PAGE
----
The Community College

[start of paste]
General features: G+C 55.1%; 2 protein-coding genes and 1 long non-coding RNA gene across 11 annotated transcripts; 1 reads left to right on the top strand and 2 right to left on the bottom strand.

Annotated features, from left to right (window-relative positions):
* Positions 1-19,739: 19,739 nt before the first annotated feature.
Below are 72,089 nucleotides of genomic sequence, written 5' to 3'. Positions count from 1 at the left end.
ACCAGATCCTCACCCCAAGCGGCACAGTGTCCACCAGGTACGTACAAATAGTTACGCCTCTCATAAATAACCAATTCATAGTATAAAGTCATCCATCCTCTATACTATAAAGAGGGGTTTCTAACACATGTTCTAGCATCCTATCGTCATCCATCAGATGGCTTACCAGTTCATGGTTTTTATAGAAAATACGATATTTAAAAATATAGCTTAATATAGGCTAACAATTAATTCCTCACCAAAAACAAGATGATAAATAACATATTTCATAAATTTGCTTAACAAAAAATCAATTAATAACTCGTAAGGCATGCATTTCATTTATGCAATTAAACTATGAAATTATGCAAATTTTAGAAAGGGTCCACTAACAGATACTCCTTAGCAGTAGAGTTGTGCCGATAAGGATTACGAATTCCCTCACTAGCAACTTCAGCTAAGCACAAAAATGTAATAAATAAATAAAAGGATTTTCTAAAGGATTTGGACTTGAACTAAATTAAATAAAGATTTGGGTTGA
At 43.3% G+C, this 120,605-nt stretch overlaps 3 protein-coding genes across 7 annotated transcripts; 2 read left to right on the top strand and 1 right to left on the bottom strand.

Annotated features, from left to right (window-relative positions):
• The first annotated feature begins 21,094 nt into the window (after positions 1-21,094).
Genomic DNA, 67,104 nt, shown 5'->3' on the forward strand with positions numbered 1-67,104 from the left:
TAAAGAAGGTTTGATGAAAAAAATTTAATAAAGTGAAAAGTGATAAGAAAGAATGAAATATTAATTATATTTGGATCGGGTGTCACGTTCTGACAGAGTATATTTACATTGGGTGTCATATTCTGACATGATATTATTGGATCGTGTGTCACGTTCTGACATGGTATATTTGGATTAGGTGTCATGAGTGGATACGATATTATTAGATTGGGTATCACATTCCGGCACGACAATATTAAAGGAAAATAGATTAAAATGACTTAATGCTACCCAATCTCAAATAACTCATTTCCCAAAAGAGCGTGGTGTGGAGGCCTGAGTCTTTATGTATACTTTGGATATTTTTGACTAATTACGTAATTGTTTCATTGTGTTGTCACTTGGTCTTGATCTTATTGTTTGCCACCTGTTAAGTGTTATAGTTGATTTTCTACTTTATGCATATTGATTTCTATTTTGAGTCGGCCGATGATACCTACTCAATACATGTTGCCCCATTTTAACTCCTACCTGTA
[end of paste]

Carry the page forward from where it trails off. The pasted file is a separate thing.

Many predictions are made for the future of community colleges with most being positive as they relate to the rigorous, yet necessary concept of change both educationally and institutionally. “Projecting the future for the community colleges of the early twenty-first century involves projecting the future for the nation.” What changes will be required for improvement as well as survival is based on the economy, demographics, and public attitudes. The situation the economy is in plays a great part in how the community colleges are perceived and their value. With the struggling economy today and unemployment becoming prevalent, money is not going as far as it once did. More people are choosing to go back to school with the thought of earning an Associate’s degree and even going on to earn their Bachelor’s degree or completing a certificate or diploma program to learn new skills or to improve the skills that they already possess. However, community colleges must continue to improve and build a secure reputation both academically and vocationally, so to continue to gain more public acceptance for meeting the needs of all who elect to attend, not just those that are low socioeconomically or in need of remedial education, but for all who can benefit both academically and financially. The “vertical expansion” idea is an exciting and needed addition for low-achieving high school students in an effort to reduce the number of at-risk students from dropping out. Much of the vertical expansion occurs in programs enrolling high school students, including dual or joint enrollment programs and Tech-Prep. For at-risk students, to bring the college courses to them would bring about change both academically and personally, making them feel confident and competent in planning for their futures and just may serve to keep them in school, striving for a better life.